PGC Concepts in the Men’s 2012 National Championship Game
Travis is a high school basketball player striving to be on his school’s varsity team which is very competitive in the region. He has been playing basketball his whole life and looking to continue to do so. I feel that PGC/Keys to the Gym opened my eyes to a different perspective of the game. I love all the insight and tips provided by PGC and KTTG.
PGC Concepts in the Women’s 2012 National Championship Game
1) P Dribbles, Mallory, 19:19-1st
2) Swoop, Diggins, 16:45-1st
3) Sever The Angle, Sims, 16:17-1st
4) Peek, Achonwa, 15:33-1st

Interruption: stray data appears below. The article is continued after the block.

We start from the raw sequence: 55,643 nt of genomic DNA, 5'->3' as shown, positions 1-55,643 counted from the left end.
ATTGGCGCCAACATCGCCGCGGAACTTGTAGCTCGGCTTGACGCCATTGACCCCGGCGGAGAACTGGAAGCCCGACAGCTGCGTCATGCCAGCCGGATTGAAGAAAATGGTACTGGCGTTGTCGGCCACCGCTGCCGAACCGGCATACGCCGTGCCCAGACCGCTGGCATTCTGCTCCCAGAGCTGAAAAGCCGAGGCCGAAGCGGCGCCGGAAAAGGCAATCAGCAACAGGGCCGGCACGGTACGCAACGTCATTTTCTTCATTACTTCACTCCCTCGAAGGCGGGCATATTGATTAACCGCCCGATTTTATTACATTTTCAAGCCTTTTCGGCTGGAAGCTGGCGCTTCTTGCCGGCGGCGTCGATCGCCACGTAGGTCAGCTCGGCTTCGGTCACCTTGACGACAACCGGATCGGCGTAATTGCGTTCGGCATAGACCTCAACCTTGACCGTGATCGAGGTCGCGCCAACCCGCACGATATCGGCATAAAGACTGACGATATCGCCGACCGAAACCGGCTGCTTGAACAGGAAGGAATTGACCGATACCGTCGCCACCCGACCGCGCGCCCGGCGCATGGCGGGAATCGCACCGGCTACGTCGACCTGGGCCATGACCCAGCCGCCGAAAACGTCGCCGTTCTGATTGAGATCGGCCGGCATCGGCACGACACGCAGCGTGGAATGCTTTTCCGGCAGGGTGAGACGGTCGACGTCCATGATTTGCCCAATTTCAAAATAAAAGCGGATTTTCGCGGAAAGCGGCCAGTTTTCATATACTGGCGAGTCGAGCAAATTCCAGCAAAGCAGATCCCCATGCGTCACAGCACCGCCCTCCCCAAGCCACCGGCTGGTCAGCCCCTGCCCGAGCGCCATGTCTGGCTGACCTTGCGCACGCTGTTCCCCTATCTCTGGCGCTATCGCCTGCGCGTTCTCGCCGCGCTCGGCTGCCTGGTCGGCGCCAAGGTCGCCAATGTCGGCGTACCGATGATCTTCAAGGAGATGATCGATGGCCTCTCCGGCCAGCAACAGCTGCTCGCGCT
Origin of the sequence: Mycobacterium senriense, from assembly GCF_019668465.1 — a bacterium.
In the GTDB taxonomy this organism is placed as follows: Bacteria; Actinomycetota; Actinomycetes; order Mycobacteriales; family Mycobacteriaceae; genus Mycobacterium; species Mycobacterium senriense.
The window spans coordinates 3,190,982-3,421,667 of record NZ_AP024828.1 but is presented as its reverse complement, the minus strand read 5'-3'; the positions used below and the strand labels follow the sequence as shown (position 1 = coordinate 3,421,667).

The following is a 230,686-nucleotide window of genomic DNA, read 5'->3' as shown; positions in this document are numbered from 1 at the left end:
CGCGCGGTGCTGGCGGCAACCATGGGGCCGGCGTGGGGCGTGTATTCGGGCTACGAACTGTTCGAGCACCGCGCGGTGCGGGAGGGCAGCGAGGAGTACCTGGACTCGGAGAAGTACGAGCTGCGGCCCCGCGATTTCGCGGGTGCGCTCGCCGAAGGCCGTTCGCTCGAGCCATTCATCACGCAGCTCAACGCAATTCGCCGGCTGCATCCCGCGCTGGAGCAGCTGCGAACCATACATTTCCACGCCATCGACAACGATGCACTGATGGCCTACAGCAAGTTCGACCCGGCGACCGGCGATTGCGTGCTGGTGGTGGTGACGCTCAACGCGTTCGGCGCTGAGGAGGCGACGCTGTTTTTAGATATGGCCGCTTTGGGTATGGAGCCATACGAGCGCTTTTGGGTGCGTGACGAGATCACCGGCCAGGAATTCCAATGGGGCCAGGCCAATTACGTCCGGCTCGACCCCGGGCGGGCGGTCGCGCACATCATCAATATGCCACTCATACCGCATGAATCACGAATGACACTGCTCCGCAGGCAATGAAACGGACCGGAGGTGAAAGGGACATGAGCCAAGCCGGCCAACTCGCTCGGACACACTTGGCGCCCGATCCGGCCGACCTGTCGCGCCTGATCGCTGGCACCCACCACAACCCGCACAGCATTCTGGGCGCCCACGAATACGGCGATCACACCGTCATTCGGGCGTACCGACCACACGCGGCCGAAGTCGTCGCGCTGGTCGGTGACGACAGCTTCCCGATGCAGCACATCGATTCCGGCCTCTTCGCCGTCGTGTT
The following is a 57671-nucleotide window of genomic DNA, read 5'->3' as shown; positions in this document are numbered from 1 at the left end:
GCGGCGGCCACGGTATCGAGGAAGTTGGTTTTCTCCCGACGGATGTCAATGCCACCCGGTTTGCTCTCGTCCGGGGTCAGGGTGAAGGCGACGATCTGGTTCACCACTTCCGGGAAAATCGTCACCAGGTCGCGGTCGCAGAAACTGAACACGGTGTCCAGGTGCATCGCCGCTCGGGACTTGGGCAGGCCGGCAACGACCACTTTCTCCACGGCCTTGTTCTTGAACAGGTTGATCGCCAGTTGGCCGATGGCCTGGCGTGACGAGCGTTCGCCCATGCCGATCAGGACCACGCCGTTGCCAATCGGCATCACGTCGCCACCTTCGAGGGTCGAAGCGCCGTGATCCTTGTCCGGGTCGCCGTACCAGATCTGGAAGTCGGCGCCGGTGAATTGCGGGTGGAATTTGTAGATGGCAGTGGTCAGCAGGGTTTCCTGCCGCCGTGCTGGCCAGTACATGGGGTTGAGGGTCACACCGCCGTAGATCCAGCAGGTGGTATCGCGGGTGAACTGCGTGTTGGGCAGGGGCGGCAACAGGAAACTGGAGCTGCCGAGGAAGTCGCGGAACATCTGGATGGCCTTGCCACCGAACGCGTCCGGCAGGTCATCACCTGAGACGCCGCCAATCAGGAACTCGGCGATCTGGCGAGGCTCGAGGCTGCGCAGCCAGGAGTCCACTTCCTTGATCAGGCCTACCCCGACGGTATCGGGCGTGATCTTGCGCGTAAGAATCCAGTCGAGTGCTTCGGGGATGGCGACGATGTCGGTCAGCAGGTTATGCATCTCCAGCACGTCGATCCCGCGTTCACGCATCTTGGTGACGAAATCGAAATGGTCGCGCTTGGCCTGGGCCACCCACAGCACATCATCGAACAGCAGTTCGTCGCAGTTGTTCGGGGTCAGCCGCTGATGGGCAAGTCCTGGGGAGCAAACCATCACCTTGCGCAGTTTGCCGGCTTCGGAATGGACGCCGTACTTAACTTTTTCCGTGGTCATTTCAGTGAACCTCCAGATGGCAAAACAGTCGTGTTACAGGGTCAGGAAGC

5) Peek, Diggins, 12:30-1st
6) Bad Mistake Response, Diggins, 8:18-1st
7) BF & G, Hayden, 7:40-1st
8) Hood @ Midnight, Diggins, 5:11-1st
9) DJ’s, Hayden, 4:09-1st
10) E2, Novacell, 2:26-1st
11) Arrum, Pope, 2:18-1st
12) Sever The Angle, Griner, 18:00-2nd
13) Bad Angle Pass, Hayden, 16:47-2nd
14) E2, Williams, 15:35-2nd
15) Race, Diggins, 15:13-2nd
16) Negative Mistake Response, Sims, 14:33-2nd
17) BF & G, Hayden, 14:17-2nd
18) P Dribbles, Mallory, 14:04 Mallory
19) Peek, Sims, 12:58-2nd
20) PWAP, Diggins, 11:25-2nd
21) P Dribbles, Diggins, 10:41-2nd
22) Peek, Turner, 9:17-2nd
23) Sever The Angle, Diggins, 9:12-2nd
25) Swoop, Turner, 3:18-2nd
24) Bad Angle Pass, Madden, 8:33-2nd
Submitted by Kayla Waskow who is finishing up her junior year at Coe College; a DIII school from the Iowa Conference. I am a guard/forward for the Kohawks. And she is headed to PGC this summer!